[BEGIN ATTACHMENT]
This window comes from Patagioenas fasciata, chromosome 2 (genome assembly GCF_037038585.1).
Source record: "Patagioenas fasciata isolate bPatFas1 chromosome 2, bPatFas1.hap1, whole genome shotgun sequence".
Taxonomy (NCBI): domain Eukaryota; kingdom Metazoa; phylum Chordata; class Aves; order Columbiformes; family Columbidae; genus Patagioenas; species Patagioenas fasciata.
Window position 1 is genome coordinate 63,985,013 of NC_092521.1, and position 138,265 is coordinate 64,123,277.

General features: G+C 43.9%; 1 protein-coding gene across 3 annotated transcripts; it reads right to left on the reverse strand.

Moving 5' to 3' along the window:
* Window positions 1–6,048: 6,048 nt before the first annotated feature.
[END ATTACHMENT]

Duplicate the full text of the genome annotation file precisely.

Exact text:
This window comes from Patagioenas fasciata, chromosome 2 (genome assembly GCF_037038585.1).
Source record: "Patagioenas fasciata isolate bPatFas1 chromosome 2, bPatFas1.hap1, whole genome shotgun sequence".
Taxonomy (NCBI): domain Eukaryota; kingdom Metazoa; phylum Chordata; class Aves; order Columbiformes; family Columbidae; genus Patagioenas; species Patagioenas fasciata.
Window position 1 is genome coordinate 63,985,013 of NC_092521.1, and position 138,265 is coordinate 64,123,277.

General features: G+C 43.9%; 1 protein-coding gene across 3 annotated transcripts; it reads right to left on the reverse strand.

Moving 5' to 3' along the window:
* Window positions 1–6,048: 6,048 nt before the first annotated feature.